Once the plastic follower is sitting at the tip of the cam lobe, you can adjust the point gap. On most British cars, including Series Land Rovers,the gap is set to 15 thousandths of an inch. You slightly loosen the screw holding the points down and move the arm until the gap is correct.

This means the 15 thousandths feeler gauge will go between the points without opening them farther, but a 17 thousandths feeler gauge will not. Tighten the mounting screw. You are now ready to adjust the timing.

 

Continuity Light:

A continuity light is used to adjust the timing when the engine is not on. The process is called stationary timing.

A continuity light can be purchased at any auto parts store or you can make one yourself. It is basically a light with two wires attached. You connect one wire to ground and the other to the movable arm of the points. Turn the ignition switch to the on position. When the points are open, the light is lit. When the points are closed, the light is not lit.

 

Adjusting the timing:

The distributor shaft rotates in a counter clockwise direction. If you turn the distributor housing counter clockwise, the direction that the rotor is turning, you are retarding the timing. If you turn the distributor clockwise, into the rotation of the rotor you are advancing the timing.

First, locate the number one spark plug. For inline engines, it is the one closest to the radiator. Follow the number one plug's wire back to the rotor. When the number one plug fires, the rotor will be pointing to that contact . Remember where the contact is located along the circumference of the distributor then remove the cap so you can see where the rotor is pointing.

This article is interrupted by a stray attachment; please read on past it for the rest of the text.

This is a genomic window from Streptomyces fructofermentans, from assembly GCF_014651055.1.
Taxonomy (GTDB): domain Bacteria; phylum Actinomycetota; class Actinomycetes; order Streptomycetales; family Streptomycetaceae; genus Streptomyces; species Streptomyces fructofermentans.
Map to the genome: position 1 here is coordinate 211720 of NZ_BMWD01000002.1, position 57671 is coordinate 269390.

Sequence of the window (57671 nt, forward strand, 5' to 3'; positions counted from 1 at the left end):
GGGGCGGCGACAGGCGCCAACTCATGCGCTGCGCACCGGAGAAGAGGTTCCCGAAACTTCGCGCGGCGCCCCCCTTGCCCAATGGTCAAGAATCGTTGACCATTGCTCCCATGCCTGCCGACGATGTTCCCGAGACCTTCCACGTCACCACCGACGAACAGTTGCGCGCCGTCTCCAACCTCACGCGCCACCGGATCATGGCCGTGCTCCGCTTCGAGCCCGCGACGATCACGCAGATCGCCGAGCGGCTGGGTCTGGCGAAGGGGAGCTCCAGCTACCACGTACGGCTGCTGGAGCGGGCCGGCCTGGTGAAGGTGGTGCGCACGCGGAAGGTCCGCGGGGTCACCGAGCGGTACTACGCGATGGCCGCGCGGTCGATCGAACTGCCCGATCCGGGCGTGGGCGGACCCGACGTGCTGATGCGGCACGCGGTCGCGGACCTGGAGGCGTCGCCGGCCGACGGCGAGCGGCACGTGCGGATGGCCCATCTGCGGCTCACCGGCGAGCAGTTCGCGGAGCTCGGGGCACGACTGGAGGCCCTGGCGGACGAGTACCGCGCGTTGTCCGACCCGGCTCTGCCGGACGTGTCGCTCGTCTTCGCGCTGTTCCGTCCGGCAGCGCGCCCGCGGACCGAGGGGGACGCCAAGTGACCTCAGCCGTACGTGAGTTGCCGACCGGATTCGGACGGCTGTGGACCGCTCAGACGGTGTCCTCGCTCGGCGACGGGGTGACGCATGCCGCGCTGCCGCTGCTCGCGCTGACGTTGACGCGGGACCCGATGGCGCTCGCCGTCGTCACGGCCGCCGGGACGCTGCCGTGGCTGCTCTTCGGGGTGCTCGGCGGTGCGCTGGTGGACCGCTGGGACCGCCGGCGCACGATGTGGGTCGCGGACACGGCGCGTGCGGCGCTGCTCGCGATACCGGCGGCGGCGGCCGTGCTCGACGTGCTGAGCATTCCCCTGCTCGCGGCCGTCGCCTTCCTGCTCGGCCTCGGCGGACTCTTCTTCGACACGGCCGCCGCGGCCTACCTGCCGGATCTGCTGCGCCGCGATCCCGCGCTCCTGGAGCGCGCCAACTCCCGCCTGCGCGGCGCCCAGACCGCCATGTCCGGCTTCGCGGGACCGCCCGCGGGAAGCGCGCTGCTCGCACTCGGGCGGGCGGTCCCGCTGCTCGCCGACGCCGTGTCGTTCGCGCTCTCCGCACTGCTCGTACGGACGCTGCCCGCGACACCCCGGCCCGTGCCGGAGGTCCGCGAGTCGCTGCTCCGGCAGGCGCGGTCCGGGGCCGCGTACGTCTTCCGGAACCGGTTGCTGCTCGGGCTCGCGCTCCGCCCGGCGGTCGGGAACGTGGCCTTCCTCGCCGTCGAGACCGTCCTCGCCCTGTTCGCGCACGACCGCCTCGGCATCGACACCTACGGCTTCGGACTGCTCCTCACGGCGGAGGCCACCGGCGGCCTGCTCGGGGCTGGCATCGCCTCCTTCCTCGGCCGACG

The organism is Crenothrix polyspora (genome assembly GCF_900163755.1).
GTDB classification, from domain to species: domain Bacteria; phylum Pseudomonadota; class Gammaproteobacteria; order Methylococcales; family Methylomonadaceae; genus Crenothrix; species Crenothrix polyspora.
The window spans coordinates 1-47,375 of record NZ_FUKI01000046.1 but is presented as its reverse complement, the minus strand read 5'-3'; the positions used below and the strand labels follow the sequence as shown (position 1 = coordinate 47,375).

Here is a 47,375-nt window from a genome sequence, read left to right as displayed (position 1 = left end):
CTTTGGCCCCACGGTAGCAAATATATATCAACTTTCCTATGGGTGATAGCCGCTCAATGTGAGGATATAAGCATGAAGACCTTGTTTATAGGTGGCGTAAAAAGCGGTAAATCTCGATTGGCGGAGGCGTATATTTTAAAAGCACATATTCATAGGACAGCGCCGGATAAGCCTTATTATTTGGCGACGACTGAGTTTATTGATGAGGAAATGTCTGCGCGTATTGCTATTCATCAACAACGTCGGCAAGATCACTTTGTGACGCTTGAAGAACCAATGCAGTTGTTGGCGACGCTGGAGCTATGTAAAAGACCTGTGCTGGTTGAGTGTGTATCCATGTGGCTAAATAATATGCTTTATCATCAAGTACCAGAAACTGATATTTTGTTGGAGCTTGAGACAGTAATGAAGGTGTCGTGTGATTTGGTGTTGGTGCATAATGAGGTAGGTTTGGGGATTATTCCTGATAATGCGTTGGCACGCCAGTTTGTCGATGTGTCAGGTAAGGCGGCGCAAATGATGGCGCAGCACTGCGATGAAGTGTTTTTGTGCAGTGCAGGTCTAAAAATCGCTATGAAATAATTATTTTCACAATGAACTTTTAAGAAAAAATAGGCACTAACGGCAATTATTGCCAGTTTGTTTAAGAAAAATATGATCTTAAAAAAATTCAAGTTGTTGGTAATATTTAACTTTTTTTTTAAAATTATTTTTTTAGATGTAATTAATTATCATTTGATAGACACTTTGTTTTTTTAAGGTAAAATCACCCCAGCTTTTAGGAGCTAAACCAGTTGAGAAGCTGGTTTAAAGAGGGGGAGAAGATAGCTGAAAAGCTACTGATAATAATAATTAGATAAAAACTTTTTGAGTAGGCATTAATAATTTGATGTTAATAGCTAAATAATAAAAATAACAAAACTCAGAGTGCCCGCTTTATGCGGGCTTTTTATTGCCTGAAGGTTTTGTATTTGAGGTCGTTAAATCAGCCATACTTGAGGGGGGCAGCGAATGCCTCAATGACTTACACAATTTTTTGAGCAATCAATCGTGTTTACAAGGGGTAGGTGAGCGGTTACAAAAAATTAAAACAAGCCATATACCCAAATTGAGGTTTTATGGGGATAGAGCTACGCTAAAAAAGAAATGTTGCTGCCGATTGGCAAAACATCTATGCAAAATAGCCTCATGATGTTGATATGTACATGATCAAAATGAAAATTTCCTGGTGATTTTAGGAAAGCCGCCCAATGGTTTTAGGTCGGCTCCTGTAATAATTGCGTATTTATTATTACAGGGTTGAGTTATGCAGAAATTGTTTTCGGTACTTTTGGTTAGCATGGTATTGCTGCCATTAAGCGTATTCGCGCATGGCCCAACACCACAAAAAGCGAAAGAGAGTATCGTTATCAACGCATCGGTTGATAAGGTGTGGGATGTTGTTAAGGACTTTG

Line up the timing marks with the rotor pointing at the cap terminal that has the spark plug wire going to the number one spark plug. Since the crank rotates twice as fast as the distributor shaft you have a 50% chance of getting it right the first time. If the rotor is pointing to a different terminal, rotate the engine one more time until the timing marks are lined up and the rotor is pointing to the number one plug.

What you want is for the points to just be opening when the timing point is lined up. This is where the continuity light just comes on.

If you look at the plastic follower that rubs against the distributor cam, you want it to be on the leading side of a cam lobe. This will be the counter clockwise, or right side of the cam lobe.    When finding the point where the points just open it is important that the distributor shaft be turning in the direction it normally travels when the engine is running ( turn the distributor  clockwise  not counter clockwise).

Attach the continuity light and turn the ignition switch on. With the follower on the correct side of the lobe, slowly turn the distributor clockwise until the continuity light just comes on (The points just start to open). If it's already on, move the distributor body counter clockwise (retard) until the continuity light goes off. Then slowly rotate it clockwise. If you go past that point, back the distributor up then try it again by turning the distributor clockwise.  The timing will be off if you try to reach the place where the light just comes on by backing up.

Once you are satisfied that you have the distributor body to the point where the points are just opening (the light just goes on), turn the ignition off and tighten the base of the distributor. Reassemble everything and go out for a drive.

There is now an FAQ page on trouble shooting the ignition system. It goes into the mechanical and vacuum advances.